OTTAWA -- The federal government is rolling out a new multimillion-dollar loan program aimed at providing financing access to large employers impacted by COVID-19 and the economic downturn it’s prompted.

“These are bridge loans, not bailouts,” said Prime Minister Justin Trudeau during his address to Canadians from Rideau Cottage on Monday.

Called the Large Employer Emergency Financing Facility (LEEFF), the plan will allow big companies to access additional liquidity to keep their operations going, retain workers on payroll, and avoid bankruptcy, though the financing comes with a series of terms and conditions.

The federal government is offering companies across most sectors — including the airline industry — that have “larger financing needs” access to loans.

Eligible companies have annual revenues of $300 million or higher and are seeking financing of $60 million or more. Businesses in the financial sector are not eligible, nor are any firms convicted of tax evasion in the past.

As well, through a business credit availability program, mid-market firms with revenues in excess of $100 million are being offered loans between $12.5 million and $60 million per company, and financial guarantees of up to $80 million.

“Ideally, private-sector lenders are adequate for the needs of large businesses. But in an extraordinary situation when that isn’t always enough, we must act to prevent massive harm to Canadian workers and families, and the Canadian economy,” Trudeau said, going on to state that under this program the government will be “the lender of last resort.”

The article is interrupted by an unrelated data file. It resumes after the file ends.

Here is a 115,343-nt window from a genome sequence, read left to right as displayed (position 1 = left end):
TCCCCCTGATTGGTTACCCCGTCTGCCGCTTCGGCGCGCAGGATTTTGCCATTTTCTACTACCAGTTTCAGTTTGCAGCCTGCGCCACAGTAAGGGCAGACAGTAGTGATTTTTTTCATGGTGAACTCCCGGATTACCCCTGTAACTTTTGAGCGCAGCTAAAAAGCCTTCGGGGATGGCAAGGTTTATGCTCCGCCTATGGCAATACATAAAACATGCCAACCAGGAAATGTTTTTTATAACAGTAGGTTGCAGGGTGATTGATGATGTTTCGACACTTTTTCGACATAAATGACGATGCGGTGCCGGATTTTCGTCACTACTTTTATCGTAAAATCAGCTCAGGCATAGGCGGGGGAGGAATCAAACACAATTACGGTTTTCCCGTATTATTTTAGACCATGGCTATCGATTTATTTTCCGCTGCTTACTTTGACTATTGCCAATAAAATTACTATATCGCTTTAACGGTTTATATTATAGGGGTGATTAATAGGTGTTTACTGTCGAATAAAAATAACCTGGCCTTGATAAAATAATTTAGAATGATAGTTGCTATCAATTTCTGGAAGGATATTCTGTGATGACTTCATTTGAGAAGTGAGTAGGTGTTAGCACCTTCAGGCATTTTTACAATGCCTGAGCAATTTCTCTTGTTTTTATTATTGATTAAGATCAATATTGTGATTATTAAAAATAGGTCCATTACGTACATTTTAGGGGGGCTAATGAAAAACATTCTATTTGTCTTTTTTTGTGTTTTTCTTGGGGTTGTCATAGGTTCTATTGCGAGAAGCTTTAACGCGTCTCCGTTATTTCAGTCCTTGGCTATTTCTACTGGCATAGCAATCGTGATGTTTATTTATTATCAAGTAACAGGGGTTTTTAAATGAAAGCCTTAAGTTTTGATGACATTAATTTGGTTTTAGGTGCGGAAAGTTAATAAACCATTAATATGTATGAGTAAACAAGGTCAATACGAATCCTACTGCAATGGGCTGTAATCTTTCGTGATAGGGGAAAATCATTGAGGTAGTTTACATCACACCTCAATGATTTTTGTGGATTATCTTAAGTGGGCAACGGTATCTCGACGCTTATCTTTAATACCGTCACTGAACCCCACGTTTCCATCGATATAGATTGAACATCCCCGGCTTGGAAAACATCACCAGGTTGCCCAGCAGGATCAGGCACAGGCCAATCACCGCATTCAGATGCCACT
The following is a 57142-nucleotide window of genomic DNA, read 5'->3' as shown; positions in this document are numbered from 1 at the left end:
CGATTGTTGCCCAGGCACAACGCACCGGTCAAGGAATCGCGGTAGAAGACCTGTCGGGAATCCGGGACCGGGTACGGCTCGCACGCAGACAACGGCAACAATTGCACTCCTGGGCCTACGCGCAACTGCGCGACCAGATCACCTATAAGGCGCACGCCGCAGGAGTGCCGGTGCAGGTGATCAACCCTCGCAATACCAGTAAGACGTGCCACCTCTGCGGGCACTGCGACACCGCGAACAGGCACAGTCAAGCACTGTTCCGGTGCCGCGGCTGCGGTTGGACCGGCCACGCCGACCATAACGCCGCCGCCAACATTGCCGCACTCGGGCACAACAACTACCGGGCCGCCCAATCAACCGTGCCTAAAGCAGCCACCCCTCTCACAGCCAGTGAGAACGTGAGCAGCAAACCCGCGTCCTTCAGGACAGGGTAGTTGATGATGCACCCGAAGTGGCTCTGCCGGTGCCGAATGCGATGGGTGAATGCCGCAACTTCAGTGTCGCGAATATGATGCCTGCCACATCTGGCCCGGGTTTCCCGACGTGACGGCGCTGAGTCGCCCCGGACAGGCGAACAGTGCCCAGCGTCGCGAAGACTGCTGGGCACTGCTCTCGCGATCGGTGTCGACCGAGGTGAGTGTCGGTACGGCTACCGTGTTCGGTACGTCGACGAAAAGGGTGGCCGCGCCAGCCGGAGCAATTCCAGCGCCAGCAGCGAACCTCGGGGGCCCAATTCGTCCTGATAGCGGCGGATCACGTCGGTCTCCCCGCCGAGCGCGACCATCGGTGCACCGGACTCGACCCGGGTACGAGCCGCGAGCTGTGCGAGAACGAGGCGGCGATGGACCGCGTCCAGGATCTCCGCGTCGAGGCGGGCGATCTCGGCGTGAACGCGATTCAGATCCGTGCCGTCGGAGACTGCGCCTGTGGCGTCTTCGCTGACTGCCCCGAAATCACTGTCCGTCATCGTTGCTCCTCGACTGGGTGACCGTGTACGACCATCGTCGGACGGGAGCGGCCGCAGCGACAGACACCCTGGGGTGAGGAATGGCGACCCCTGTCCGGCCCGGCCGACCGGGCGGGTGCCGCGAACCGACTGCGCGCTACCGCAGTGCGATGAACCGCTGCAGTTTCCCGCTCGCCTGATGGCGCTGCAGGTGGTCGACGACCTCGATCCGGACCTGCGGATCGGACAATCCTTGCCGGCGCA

“We will not allow millions of people to lose their livelihoods, because of unprecedented events beyond their control,” said the prime minister.

Trudeau said the objective of this aid is to keep Canadian companies up and running. He said the government will ensure the aid is accessible to every sector across the country, with the vow that companies are held accountable, including requiring them to share their complete financial structure when applying.


LEEFF applicants must have “significant operations or workforce in Canada.” Their international situation and financing arrangements will be taken into consideration, and each business will have to demonstrate some degree of environmental commitment and vow to report annually on its climate and sustainability initiatives.

“Different sectors will need the funds for different reasons. In the retail sector, clearly, rent is a very significant portion of their cost of doing business and we can expect that this will be supportive of that challenge. Whereas… in the airline or hospitality sector, it might be for different costs that they need to support to get through this crisis,” said Finance Minister Bill Morneau in unveiling the new program.

Morneau described it as an effort to protect millions of middle-class jobs by providing the bridge financing firms need to stay afloat through the pandemic and the economic storm it’s caused.

“The COVID-19 crisis has impacted workers in every sector and businesses of every size,” Morneau said, referencing the latest national jobs numbers that showed three million Canadians have lost their jobs since large swaths of society shut down in an effort to slow the spread of the deadly respiratory disease.

For the companies that receive this access to funding, the federal government says it intends to implement strict limits on dividends, executive pay and share buybacks, and will expect these firms to respect all collective bargaining agreements and pensions.

The support will not be accessible to companies that don’t need the funding, nor can it be used to resolve insolvency or to restructure a firm.

As part of this the government is expanding the Business Credit Availability Program, put in place to keep small businesses solvent, to mid-sized companies, and Export Development Canada and the Business Development Bank of Canada will work with private-sector lenders to free up access to tens of millions of dollars in capital, Trudeau said.